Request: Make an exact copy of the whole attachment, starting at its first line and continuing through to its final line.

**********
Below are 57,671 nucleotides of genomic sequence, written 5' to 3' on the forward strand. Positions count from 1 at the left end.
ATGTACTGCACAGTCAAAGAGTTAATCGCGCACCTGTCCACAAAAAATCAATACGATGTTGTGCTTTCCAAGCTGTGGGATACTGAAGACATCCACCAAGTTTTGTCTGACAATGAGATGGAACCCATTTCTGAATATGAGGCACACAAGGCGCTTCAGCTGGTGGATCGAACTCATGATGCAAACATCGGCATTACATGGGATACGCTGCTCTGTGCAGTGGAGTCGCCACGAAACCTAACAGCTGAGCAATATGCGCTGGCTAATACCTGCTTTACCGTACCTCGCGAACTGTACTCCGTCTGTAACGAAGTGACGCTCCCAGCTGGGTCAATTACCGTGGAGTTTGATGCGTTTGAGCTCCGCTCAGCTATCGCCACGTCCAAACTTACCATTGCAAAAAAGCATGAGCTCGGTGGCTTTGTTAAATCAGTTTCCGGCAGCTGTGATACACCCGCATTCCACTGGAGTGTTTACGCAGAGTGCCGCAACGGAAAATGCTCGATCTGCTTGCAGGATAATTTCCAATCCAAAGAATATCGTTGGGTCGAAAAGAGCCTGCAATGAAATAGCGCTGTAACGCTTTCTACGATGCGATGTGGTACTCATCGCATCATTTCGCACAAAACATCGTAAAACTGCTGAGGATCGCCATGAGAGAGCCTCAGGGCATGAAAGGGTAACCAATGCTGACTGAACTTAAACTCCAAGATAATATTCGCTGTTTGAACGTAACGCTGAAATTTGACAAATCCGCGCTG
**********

Below are 57,671 nucleotides of genomic sequence, written 5' to 3' on the forward strand. Positions count from 1 at the left end.
ATGTACTGCACAGTCAAAGAGTTAATCGCGCACCTGTCCACAAAAAATCAATACGATGTTGTGCTTTCCAAGCTGTGGGATACTGAAGACATCCACCAAGTTTTGTCTGACAATGAGATGGAACCCATTTCTGAATATGAGGCACACAAGGCGCTTCAGCTGGTGGATCGAACTCATGATGCAAACATCGGCATTACATGGGATACGCTGCTCTGTGCAGTGGAGTCGCCACGAAACCTAACAGCTGAGCAATATGCGCTGGCTAATACCTGCTTTACCGTACCTCGCGAACTGTACTCCGTCTGTAACGAAGTGACGCTCCCAGCTGGGTCAATTACCGTGGAGTTTGATGCGTTTGAGCTCCGCTCAGCTATCGCCACGTCCAAACTTACCATTGCAAAAAAGCATGAGCTCGGTGGCTTTGTTAAATCAGTTTCCGGCAGCTGTGATACACCCGCATTCCACTGGAGTGTTTACGCAGAGTGCCGCAACGGAAAATGCTCGATCTGCTTGCAGGATAATTTCCAATCCAAAGAATATCGTTGGGTCGAAAAGAGCCTGCAATGAAATAGCGCTGTAACGCTTTCTACGATGCGATGTGGTACTCATCGCATCATTTCGCACAAAACATCGTAAAACTGCTGAGGATCGCCATGAGAGAGCCTCAGGGCATGAAAGGGTAACCAATGCTGACTGAACTTAAACTCCAAGATAATATTCGCTGTTTGAACGTAACGCTGAAATTTGACAAATCCGCGCTG